Foreword Reviews

At the Edge of the Woods

Eerie and unsettling, Masatsugu Ono’s novel At the Edge of the Woods is a disturbing family story and a surreal tale of a world torn apart by disaster.

An unnamed father and son live in their isolated house near the woods. The mother has gone to stay with her family to await her new baby. Strange noises—coughing, laughing, and talking—emerge from the woods. Bizarre events pile up. The trees seem to move; someone has propped up the branches of an apple tree, but no one knows who. Then the son brings an old, half-naked woman home from the woods; she vanishes. Neighbors tells stories of imps who steal livestock and children.

A chill permeates the book, in which the lines between reality and illusion are blurred. Television news programs report floods and endless lines of refugees; the lines also appear on nearby roads, or seem to. Nature has gone haywire. The woods are full of menace and danger, shapeshifting and alive. The few people whom the family sees are hostile and grotesque.

The father narrates, expressing bewilderment over the world around him. He stops short of seeking answers, resulting in a sense of passivity and helplessness. His son is moody and distant, but there is little that the father can do for him. His wife, who traveled to seek safety with her family, also encounters menaces. There is no escape; these characters can only hope for survival.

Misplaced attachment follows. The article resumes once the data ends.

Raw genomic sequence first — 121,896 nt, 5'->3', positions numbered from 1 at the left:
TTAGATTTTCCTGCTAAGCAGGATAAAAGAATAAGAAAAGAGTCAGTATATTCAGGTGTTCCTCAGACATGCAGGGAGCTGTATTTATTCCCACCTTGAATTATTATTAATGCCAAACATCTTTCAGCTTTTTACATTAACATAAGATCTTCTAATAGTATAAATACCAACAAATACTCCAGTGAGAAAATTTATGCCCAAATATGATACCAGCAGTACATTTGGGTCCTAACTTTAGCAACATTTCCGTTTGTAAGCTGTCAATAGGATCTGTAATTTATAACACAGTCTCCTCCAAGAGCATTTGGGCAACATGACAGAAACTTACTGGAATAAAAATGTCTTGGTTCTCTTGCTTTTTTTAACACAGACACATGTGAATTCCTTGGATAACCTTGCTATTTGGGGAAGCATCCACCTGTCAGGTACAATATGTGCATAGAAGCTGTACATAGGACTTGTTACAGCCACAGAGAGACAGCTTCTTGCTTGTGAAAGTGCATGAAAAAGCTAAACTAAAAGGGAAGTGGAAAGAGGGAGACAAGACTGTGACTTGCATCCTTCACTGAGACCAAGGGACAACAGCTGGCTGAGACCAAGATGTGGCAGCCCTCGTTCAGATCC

The novel emphasizes atmosphere and incidents over plot, implying that the pleasures of narrative resolution are out of reach. Occasional flashbacks fill in the family’s history, but offer no explanation of their predicament.

Written in startling, imaginative vignettes, At the Edge of the Woods is an evocative, terrifying story about a family’s efforts to survive a crisis.

Reviewed by Rebecca Hussey

Disclosure: This article is not an endorsement, but a review. The publisher of this book provided free copies of the book to have their book reviewed by a professional reviewer. No fee was paid by the publisher for this review. Foreword Reviews only recommends books that we love. Foreword Magazine, Inc. is disclosing this in accordance with the Federal Trade Commission’s 16 CFR, Part 255.

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